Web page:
Looking for the perfect beach read this summer that will also help you gain new insights into the world of screenwriting? Look no further! Librarian (and self-described Professor) Lauren O’Connor shares ten new books in our Essential Books for Screenwriters list, including the best aids for writing your television pilot, understanding an actor’s process, and adventuring into the historic past—and the uncertain future—of Hollywood.
If you’re in the Los Angeles area, all of these books are available to read in our Library! If you’re not in LA, you can purchase any of these books via our handy Amazon link. (Note that while we haven’t been paid or coerced into recommending the following books, The Writers Guild Foundation may receive a small commission of sales from any books purchased through the below links. These proceeds go directly towards funding our Library and Archive and our community outreach programs.)
ADVENTURES IN THE SCREEN TRADE by William Goldman
Published in 1983 by master screenwriter William Goldman (All the President's Men, Butch Cassidy and the Sundance Kid, The Princess Bride, etc.), this book remains one of the best memoirs of working creatively in Hollywood. Combing through Goldman's practical wisdom, stories and jokes is a rite of passage for anybody hoping to make movies or TV. The experience gives insight and context to the immortal words, "Nobody knows anything."
ARISTOTLE’S POETICS with Introduction by Francis Fergusson
Breaking Bad, Game of Thrones and The Sopranos didn't invent the tragic hero; neither did Shakespeare, but they all draw on elements presented in one the earliest and most seminal writings on the nature of dramatic storytelling: The Poetics. Here, Aristotle lays out criteria for what makes a good tragedy. Understanding these classical tenets -- like "hamartia" and the unities of time, place and action -- will undoubtedly give you more to draw on in your own writing and character development.
THE BIG PICTURE: THE FIGHT FOR THE FUTURE OF MOVIES by Ben Fritz
Within the last decade and a half, the studio model for making major motion pictures has changed fairly drastically. In The Big Picture, Ben Fritz uses an unconventional method of research (E-mails from the 2014 Sony hack) to chart how and why studios have become increasingly anchored by big franchises and superheroes. For anyone hoping to write movies, this is a great and eye-opening primer to the inner-workings of the entertainment industry.
THE HERO SUCCEEDS: THE CHARACTER-DRIVEN GUIDE TO WRITING YOUR TV PILOT by Kam Miller
One of the most-popular reads in the WGF Library, Kam Miller's The Hero Succeeds is a unique and comprehensive book on how to develop a TV pilot and series on the basis of complex characters. This book is especially helpful in that Miller provides examples of treatments, outlines and pitch documents as well as grids that break down popular TV series.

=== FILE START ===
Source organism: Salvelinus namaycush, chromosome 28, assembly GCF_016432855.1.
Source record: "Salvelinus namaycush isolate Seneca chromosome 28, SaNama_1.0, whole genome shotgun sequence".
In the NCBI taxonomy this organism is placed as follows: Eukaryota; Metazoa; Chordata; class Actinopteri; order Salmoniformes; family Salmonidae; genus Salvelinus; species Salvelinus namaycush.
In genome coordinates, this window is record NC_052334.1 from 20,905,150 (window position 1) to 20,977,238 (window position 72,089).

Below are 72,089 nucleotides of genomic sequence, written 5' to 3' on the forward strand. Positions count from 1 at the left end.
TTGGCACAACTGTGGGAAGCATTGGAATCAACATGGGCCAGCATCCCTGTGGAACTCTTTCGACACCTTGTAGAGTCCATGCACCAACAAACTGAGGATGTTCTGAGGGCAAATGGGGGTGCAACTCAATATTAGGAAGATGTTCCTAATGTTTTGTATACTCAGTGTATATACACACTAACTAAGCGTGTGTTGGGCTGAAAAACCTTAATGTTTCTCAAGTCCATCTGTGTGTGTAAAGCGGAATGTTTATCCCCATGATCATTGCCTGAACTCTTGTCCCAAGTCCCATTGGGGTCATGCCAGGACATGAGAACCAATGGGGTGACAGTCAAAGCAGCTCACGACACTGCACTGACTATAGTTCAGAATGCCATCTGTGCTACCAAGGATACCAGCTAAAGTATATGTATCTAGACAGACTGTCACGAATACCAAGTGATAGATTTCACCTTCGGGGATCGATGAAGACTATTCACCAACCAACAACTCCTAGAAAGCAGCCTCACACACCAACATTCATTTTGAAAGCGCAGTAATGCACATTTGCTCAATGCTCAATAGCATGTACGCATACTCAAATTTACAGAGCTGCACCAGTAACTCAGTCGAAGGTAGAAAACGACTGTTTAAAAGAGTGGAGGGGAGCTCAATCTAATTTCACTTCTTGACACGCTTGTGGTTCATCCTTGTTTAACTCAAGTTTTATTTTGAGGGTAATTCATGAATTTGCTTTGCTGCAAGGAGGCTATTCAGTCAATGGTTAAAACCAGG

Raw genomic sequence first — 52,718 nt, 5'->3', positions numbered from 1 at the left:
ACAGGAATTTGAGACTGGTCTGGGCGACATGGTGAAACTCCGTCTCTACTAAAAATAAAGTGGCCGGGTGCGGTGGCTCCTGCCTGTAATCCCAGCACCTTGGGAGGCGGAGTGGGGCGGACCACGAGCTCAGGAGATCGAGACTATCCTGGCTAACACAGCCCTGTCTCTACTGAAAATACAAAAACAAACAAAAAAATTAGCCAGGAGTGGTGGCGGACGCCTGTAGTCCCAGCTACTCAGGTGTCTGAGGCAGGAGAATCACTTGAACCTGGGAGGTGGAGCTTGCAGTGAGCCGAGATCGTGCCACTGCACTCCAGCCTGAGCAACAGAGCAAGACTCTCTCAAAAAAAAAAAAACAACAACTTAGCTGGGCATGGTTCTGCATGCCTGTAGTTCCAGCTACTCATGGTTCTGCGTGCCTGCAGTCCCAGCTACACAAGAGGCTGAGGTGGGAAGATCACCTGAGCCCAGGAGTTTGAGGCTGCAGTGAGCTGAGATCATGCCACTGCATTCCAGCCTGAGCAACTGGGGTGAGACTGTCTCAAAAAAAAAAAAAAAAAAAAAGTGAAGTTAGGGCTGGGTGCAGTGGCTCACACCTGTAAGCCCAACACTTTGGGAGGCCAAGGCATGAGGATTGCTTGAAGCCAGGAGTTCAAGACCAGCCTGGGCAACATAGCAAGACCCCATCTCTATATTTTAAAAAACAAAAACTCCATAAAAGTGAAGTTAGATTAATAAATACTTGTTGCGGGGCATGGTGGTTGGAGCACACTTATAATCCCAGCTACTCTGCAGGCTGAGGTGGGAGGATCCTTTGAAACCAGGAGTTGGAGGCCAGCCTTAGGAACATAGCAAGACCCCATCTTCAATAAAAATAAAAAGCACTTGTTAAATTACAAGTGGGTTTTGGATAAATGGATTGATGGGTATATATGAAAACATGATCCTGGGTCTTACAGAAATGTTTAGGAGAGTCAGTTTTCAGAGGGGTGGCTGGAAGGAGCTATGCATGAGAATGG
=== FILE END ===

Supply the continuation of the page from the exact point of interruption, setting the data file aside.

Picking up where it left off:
JAWS IN SPACE: POWERFUL PITCHING FOR FILM AND TV SCREENWRITERS by Charles Harris
Whether you're pitching your story or pitching yourself as the best candidate for a job, one thing is absolutely certain -- pitching is a huge part of writing for film and TV. Finding good information on how to "pitch" can be challenging. It's tough to wade through the bevy of books promising to help you make millions with your story idea. This book, Jaws in Space, helps to clarify the most basic elements of a pitch and how to prepare if you get a meeting.
THE NEGATIVE TRAIT THESAURUS and THE POSITIVE TRAIT THESAURUS by Angela Ackerman & Becca Puglisi
Great storytelling is predicated on specificity of character. If you're building up your own personal library of writing books, these are great reference guides. Listing out nearly every possible human trait or behavior, these books help tremendously if you need brainstorming help in the development of your heroes and supporting players.
PSYCHOLOGY FOR SCREENWRITERS by William Indick
Audiences demand that film and TV writers create psychologically complex characters with equally complex behavior and motivation. As a writer, you can't meet this demand unless you understand the basics of Psychology. In this book, Indick presents basic concepts like the id, ego and superego and makes them relevant to character and plot development for screen storytellers.
RESPECT FOR ACTING by Uta Hagen
One of the greatest things you can do for yourself as a film or TV writer is to study (or, at the very least, read about) acting. Stories only move forward when the characters do something—"act." Uta Hagen helps to delineate how actors work from a place of drives, needs and objectives—of harnessing instinct and emotion into action. The more you make these principles a part of your own process, the better your writing will be. This book is a great place to start.
Writing the Pilot by William Rabkin
Concise enough to read in a single library visit, Rabkin's Writing the Pilot distills the basic elements of a television pilot into an 82-page credo. It's the kind of book you can read once you finish your pilot, then again after you finish several more drafts. Particular emphasis is placed on identifying and developing concepts that have engines and can generate stories for multiple season.